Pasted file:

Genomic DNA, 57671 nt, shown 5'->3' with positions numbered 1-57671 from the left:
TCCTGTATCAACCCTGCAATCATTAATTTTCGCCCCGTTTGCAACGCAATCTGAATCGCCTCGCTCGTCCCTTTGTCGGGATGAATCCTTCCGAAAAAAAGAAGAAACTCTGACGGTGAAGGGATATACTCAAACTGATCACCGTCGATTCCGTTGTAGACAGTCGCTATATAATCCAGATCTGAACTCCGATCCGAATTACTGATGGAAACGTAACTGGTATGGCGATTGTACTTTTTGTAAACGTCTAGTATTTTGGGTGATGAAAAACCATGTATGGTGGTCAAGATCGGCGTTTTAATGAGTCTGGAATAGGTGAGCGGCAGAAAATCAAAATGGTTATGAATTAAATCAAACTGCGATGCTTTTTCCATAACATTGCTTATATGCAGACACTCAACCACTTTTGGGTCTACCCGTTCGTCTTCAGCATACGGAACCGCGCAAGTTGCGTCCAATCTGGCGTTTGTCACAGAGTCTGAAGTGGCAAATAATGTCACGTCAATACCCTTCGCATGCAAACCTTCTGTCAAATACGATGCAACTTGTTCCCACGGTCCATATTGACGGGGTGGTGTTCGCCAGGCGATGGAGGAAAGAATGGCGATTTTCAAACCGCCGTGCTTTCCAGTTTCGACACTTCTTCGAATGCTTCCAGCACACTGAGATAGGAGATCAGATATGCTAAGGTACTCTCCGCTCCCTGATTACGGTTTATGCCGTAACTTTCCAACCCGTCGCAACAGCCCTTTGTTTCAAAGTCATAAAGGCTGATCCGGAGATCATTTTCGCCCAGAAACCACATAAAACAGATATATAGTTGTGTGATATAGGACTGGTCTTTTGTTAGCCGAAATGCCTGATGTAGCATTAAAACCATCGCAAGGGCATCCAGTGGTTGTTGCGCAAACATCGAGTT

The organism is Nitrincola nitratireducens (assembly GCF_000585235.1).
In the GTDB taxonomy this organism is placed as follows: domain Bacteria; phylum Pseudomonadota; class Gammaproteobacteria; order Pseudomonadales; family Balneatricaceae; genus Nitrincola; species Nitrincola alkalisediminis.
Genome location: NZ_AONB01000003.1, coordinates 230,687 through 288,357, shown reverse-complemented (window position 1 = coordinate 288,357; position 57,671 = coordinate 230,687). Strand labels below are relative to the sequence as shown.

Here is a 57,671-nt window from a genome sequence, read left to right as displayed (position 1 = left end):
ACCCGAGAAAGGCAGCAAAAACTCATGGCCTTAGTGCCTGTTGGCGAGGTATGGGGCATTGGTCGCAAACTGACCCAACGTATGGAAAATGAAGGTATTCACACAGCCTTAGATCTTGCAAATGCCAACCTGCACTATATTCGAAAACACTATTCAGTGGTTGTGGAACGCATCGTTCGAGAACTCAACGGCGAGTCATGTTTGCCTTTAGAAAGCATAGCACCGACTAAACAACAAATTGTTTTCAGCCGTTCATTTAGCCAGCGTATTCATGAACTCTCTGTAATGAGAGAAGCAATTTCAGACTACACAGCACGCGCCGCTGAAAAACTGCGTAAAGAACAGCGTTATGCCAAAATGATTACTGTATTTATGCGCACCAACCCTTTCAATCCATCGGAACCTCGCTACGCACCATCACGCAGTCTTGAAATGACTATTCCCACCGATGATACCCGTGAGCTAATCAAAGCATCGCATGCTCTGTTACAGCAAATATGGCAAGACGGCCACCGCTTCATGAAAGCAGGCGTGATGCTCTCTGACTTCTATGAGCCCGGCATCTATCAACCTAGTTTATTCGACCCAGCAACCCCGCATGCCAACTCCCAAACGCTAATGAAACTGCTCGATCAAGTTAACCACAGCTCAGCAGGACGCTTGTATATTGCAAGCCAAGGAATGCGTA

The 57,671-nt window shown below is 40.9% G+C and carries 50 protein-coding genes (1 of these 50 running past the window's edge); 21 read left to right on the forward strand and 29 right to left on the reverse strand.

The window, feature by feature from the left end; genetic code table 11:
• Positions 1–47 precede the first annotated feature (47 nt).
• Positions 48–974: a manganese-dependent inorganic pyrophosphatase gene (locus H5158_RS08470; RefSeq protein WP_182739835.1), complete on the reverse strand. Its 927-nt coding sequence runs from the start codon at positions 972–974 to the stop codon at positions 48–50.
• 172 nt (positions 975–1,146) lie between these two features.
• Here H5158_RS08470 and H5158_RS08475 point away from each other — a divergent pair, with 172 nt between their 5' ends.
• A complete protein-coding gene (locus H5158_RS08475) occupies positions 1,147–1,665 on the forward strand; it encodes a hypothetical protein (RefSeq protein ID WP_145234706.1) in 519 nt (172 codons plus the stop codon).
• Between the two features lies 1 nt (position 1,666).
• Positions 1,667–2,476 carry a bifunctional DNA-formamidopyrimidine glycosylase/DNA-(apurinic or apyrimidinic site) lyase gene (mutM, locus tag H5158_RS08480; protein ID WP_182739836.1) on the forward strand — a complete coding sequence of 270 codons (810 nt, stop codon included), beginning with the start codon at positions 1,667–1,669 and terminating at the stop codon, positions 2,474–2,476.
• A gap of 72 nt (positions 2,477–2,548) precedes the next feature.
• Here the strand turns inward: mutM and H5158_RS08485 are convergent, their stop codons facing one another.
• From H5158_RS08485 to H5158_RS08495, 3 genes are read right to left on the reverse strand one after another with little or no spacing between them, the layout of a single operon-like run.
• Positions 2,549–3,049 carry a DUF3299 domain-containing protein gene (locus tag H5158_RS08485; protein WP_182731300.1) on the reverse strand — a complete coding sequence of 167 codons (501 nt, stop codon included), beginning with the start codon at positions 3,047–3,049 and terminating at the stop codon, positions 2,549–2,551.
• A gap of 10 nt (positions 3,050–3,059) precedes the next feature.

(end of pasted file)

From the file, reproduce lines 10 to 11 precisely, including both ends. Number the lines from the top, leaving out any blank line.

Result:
• Positions 1–47 precede the first annotated feature (47 nt).
• Positions 48–974: a manganese-dependent inorganic pyrophosphatase gene (locus H5158_RS08470; RefSeq protein WP_182739835.1), complete on the reverse strand. Its 927-nt coding sequence runs from the start codon at positions 972–974 to the stop codon at positions 48–50.